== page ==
This grant funds an undergraduate student and a medical student to complete work in pediatric oncology research for the summer. Neuroblastoma is a pediatric tumor in which a large subset has very poor survival. Researchers are trying to understand what makes this subset so deadly and have developed a system to test combinations of genes apart and together to determine how they could make certain neuroblastoma more aggressive. They will test whether certain mutations may make the neuroblastoma tumor cells more invasive and if these mutations could cause other critical gene expression changes in high risk neuroblastoma.

Creighton University Summer Fellow
Funded: 05-18-2020 through 08-28-2020
Funding Type: St. Baldrick's Summer Fellow
Institution Location: Omaha, NE
Institution: Creighton University

This grant funds two undergraduate students to complete work in pediatric oncology research for the summer. Tumors have extensive mutations in their DNA which play important roles in cancer development. Particular mutations that are frequently found in tumors are likely important for promoting cancer development. BubR1 is a protein that regulates the proper separation of DNA during cell division, and therefore plays an important role in suppressing cancer formation. A mutation in BubR1 (R249Q) is specifically observed in approximately 15% of pediatric cancers and is not found in adult cancers. Researchers will study this mutation and results may identify a unique mechanism of tumor development controlled by BubR1 specifically during developmental processes, uniquely promoting pediatric cancer. This project will provide an opportunity for these two students to spend the summer performing biomedical science research utilizing well-established and easy to learn techniques, to enhance their excitement in pediatric cancer research.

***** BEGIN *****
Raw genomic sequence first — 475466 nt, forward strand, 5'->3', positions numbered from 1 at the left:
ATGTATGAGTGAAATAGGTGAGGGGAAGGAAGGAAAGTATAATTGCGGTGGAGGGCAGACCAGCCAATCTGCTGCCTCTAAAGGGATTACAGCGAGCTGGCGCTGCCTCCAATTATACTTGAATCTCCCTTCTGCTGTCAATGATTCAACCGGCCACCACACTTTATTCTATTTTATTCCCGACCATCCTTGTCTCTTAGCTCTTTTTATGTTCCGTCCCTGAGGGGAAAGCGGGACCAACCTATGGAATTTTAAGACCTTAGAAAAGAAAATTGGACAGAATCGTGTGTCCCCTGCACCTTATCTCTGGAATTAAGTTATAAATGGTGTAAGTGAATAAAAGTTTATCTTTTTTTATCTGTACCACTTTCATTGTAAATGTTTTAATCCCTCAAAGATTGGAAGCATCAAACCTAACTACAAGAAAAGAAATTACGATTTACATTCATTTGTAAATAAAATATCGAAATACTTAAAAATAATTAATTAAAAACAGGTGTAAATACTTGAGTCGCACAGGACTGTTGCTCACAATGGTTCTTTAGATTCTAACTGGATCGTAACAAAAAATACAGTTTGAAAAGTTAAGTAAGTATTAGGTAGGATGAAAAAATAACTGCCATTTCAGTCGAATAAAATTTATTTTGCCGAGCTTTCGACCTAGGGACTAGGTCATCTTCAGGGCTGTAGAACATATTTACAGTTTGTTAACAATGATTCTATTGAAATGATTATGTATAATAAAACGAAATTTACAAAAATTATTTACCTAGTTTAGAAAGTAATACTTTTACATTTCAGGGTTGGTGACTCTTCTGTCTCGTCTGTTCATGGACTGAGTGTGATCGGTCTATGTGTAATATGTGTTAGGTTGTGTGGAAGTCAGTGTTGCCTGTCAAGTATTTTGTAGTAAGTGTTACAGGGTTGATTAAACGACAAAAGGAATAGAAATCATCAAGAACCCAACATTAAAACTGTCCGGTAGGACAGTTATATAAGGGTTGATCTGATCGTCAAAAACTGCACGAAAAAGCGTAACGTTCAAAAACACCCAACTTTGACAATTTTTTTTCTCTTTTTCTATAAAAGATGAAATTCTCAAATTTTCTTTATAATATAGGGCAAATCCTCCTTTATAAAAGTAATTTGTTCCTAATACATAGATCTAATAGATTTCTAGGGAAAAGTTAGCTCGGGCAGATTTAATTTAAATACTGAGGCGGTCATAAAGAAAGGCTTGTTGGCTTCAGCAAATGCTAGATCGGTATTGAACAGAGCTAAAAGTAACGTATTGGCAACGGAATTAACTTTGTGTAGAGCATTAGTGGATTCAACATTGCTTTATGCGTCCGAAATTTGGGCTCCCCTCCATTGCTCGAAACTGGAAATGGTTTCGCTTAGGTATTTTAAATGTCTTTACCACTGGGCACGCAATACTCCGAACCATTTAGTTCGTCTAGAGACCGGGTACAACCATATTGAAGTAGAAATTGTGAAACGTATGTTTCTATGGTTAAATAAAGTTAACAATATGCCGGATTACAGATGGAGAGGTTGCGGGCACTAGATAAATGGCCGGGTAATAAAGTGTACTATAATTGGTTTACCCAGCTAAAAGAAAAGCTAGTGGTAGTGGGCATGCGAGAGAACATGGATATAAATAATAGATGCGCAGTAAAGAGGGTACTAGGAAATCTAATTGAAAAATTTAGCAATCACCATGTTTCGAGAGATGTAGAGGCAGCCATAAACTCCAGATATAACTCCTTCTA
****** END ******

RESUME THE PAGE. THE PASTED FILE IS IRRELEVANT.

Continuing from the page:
Georgetown University Summer Fellow
Funded: 05-15-2020 through 04-30-2021
Funding Type: St. Baldrick's Summer Fellow
Institution Location: Washington, DC
Institution: Georgetown University affiliated with MedStar Georgetown University Hospital

This grant funds an undergraduate student to complete work in pediatric oncology research for the summer. Ewing sarcoma is a cancer that primarily occurs in children, adolescents, and young adults. While we don't know why certain people get Ewing sarcoma, we do know that most patients have the same problem with genes in their cancer cell. Just as genes affect your eye color, the Ewing sarcoma cells have a special gene, EWS-FLI1, that keeps the cancer growing. EWS-FLI1 is critical for Ewing sarcoma cells to survive. If you turn off EWS-FLI1, Ewing sarcoma cells die. This project will study exactly how YK-4-279, a chemical in a new drug in clinical trials, affects key survival processes, called transcription and splicing, to enable design of optimized drugs.

Virginia Polytechnic Institute and State University Summer Fellow
Funded: 05-15-2020 through 08-15-2020
Funding Type: St. Baldrick's Summer Fellow
Institution Location: Blacksburg, VA
Institution: Virginia Polytechnic Institute and State University

This grant funds a medical student to complete work in pediatric oncology research for the summer. Pediatric glioblastoma (p-GBM) is a lethal brain tumor that can affect children. This cancer is difficult to treat due to several factors, including the tumor's resistance to conventional therapies as well as the sensitivity of the surrounding healthy brain tissue. Children who undergo surgery to remove the brain tumor live an additional three to six years on average, though the quality of life may be low. Phosphoinositide 3-kinase (PI3K) is a protein family that normally regulates cell replication and survival. However, when it functions incorrectly, cells can experience unchecked growth and cause cancer. Inhibiting this protein family is a viable treatment option for cancer but blocking the whole PI3K family has severe side effects. It is imperative to understand each member of the PI3K family to better develop treatments that involve them.